Welcome to our Blog!
Just the Beginning
Hey gang, great news! We’ve got a great new blog starting up where we will try to get a gaming article to you all every week or so. Our very own published author and Game Master, Ian Eller, will be heading the project along with our Media Vixen, Johanna Legault.
There will be hints and ideas to make your gaming experiences better written by our very own Game Masters and staff! Every week a different one of our crew will pen some cool info about their own experiences, about ideas for games, plot points, world creation, all kinds of stuff. We hope to have something to interest everyone!
We hope you enjoy our new blog, please feel free to give us some feedback, we welcome the discourse and discussion!
Media Inspiration: Stranger Things 2 by Matt Wheeler
The Duffer Brothers tread a lot of familiar ground in Stranger Things Season 2: a geeky kid and he's in mortal peril, threatened by a supernatural being from The Upside-Down; his mom erects an elaborate DIY project in her living room to help him out; the only people with any real idea about how to stop the monster are the kids who've read the Monster Manual. I did worry that perhaps the Duffer Brothers were running out of ideas already. I hope that is not the case, because overall, I really liked the sequel season, even if some of its tropes were already feeling a little tired. It would be easy to say that season 2 is a weaker version of season 1, but somehow (save for a handful of moments) it all seems to work.
What makes Stranger Things 2 really work is the villain. The “Mind Flayer” is a looming presence in the background, pulling the strings and affecting the world from afar. That the monster is some 10 story tall spider in The Upside-Down is as irrelevant as it is far from the normal physical manifestation of its namesake squid headed abomination. What is important is that it is a very real presence that looms over the protagonists and all they do. Take notes: your big bad villain need not ever be physically present to mess with and scare the characters. Your big bad villain doesn't even need to speak. But if so, how do the protagonists understand how to undermine your villain's plans and ultimately defeat them? Perhaps wisdom passed down through the ages or found in a dusty book in someone's basement. Stranger Things 2 provides much that can be mined for how to present such a threat to your PCs.
The Sincerest Form of Flattery by Sean Murphy
Most game masters at some point or another struggle to find ideas for their scenarios or campaigns. More specifically, they know they will be able to spin colorful stories or cast dire portends once they get the basic story in place. In this piece, we will talk about the best way to borrow from others and how to best do it.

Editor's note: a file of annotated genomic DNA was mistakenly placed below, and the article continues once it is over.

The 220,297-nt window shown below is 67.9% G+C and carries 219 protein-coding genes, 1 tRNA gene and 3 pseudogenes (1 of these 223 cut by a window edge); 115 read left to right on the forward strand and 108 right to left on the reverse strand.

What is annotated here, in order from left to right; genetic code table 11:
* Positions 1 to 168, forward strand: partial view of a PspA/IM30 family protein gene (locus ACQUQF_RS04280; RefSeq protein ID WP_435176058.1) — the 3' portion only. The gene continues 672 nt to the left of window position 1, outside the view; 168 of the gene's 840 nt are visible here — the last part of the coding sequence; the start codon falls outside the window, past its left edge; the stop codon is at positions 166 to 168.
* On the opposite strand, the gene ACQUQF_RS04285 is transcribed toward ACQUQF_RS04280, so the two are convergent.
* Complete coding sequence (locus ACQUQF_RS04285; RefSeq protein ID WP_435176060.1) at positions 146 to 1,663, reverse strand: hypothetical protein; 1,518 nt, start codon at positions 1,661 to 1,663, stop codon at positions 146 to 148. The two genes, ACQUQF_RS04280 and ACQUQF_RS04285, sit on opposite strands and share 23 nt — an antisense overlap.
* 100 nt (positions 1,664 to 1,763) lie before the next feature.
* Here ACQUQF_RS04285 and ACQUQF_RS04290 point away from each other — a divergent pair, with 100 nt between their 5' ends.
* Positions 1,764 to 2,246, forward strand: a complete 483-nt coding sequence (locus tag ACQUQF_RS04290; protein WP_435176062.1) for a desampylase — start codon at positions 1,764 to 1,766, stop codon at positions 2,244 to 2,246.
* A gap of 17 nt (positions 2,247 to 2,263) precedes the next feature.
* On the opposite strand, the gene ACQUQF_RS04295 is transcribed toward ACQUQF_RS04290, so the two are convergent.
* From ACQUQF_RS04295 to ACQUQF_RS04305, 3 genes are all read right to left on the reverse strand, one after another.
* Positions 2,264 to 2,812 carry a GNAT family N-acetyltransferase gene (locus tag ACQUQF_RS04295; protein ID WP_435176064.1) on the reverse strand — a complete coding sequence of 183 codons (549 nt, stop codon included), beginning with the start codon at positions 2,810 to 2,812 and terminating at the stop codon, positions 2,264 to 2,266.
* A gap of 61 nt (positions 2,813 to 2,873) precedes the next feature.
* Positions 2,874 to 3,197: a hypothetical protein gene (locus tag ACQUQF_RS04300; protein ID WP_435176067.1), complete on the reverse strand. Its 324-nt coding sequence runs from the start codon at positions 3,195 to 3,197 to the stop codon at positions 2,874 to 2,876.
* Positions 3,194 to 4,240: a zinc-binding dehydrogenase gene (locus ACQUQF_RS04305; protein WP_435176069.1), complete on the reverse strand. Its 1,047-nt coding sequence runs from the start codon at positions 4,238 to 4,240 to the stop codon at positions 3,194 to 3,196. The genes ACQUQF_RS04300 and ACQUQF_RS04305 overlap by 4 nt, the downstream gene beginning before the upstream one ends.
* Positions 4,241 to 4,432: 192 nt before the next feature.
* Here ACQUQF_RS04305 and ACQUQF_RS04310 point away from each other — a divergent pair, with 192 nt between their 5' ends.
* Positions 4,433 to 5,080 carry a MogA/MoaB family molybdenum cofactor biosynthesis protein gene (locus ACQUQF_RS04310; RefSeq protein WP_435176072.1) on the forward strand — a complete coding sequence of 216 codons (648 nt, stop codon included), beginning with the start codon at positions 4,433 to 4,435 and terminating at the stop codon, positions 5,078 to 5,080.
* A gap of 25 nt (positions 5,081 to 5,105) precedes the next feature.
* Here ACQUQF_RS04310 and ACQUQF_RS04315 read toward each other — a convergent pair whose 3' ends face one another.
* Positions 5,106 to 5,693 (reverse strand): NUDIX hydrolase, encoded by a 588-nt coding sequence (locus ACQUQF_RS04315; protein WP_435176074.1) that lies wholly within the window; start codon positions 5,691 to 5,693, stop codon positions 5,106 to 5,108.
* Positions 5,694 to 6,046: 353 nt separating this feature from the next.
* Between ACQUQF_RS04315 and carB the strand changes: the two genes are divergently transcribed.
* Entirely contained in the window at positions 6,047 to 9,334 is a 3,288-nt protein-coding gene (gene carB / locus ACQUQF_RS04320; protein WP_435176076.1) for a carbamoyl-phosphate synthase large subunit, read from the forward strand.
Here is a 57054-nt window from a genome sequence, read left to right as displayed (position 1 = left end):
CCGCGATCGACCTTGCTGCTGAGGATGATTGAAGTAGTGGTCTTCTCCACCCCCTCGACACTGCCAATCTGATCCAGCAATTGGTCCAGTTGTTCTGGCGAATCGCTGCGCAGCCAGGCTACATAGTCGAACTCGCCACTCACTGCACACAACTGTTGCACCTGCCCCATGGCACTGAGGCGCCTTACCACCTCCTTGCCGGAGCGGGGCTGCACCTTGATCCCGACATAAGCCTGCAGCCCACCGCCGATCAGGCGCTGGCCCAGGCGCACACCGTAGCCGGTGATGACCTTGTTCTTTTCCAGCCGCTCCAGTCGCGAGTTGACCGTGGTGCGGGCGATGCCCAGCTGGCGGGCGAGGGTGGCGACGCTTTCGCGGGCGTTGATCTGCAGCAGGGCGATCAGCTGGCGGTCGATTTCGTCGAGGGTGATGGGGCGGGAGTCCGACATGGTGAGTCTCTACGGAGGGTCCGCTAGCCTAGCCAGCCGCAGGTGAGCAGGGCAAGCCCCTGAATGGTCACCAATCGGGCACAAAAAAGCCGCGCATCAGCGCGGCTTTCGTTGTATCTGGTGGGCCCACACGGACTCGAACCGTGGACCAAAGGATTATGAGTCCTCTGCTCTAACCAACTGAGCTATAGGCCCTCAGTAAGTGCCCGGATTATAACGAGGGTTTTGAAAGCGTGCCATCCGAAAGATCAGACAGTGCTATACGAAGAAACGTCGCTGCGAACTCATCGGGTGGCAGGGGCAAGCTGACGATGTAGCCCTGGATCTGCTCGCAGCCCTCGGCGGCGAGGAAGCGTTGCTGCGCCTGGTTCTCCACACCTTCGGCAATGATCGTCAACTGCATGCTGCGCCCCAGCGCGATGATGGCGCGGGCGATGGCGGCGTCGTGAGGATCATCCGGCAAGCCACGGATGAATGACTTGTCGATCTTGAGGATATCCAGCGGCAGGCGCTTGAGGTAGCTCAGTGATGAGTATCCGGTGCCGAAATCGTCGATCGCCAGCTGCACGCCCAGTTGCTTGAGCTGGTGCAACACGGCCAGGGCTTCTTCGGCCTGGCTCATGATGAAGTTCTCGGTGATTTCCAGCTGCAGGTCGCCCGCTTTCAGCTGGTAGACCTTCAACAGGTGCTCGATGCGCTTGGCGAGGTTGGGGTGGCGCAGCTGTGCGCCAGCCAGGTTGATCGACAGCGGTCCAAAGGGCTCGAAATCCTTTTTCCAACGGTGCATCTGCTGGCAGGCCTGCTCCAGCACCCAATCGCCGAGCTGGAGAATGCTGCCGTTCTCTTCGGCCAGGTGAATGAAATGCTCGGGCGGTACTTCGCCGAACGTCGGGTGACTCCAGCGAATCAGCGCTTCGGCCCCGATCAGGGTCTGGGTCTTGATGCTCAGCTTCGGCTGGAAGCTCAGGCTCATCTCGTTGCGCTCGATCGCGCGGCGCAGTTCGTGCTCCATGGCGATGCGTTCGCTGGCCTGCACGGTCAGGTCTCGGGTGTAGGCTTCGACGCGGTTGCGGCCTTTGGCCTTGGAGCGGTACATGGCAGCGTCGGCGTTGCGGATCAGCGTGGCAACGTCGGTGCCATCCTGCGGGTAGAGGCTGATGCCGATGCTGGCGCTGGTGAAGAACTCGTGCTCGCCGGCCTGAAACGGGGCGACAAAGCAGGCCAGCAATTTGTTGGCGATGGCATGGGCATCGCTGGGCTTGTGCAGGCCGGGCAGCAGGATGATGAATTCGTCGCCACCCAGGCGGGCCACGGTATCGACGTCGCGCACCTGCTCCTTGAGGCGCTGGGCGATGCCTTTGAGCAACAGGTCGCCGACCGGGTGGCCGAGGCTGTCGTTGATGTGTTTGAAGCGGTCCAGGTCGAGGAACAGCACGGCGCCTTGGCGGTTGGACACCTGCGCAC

If a piece of work appeals to you, chances are that you can bring it into your game. The first step is to identify what appealed to you about that story in the first place. Did you enjoy the tension as the teenagers made their way through the haunted house in a horror movie? Try to isolate what made you sit at the end of your seat – the lack of light, the strange noises in the dark, the gothic interior. You want to identify the specific aspects of the story that spoke to you and figure out how to apply them to whatever genre you are currently playing. The villain in that spy thriller could easily be the next nemesis for your players in a fantasy game if you can key into what connected to you in the first place. I recently purchased a book because I randomly opened a page and read one line: “And she never saw him again.” I really want to find a way to bring that kind of foreshadowing into my next game, whatever the setting.
Once you have pulled out the critical elements of the plot, characters, or setting that interest you, now you will roll them around in your head to put in your own spin on it. This step is important for two reasons. First, any story you create should come from you. In the same way I always modify a published scenario to fit my tastes, you’ll want to do the same with someone else’s creations. Second, you never know if your players will have seen the same book or film and it is hard to pull off a twist ending if someone has already experienced it. Even after I’ve contorted a story plot a good distance from where it began, I’ll often have a player say “That reminded me of…..”. I have a pretty good idea of what media my weekly player groups consume but in a convention setting you never know who is going to sit at your table. Sure, that issue of Conan may have been published 40 years ago but in this digital world the player sitting next to you might have downloaded just last week.
As a final note, it probably goes without saying but if you are going appropriate someone else’s work it should only be for private entertainment. You don’t want a situation where you put your “brand new work” on the internet and get a cease-and-desist order from a media company trying to defend their intellectual property rights. Now go out there and figure out how to bring the elements of your favorite episode of Battlestar Galactica or the latest book by Stephen King into your D&D game.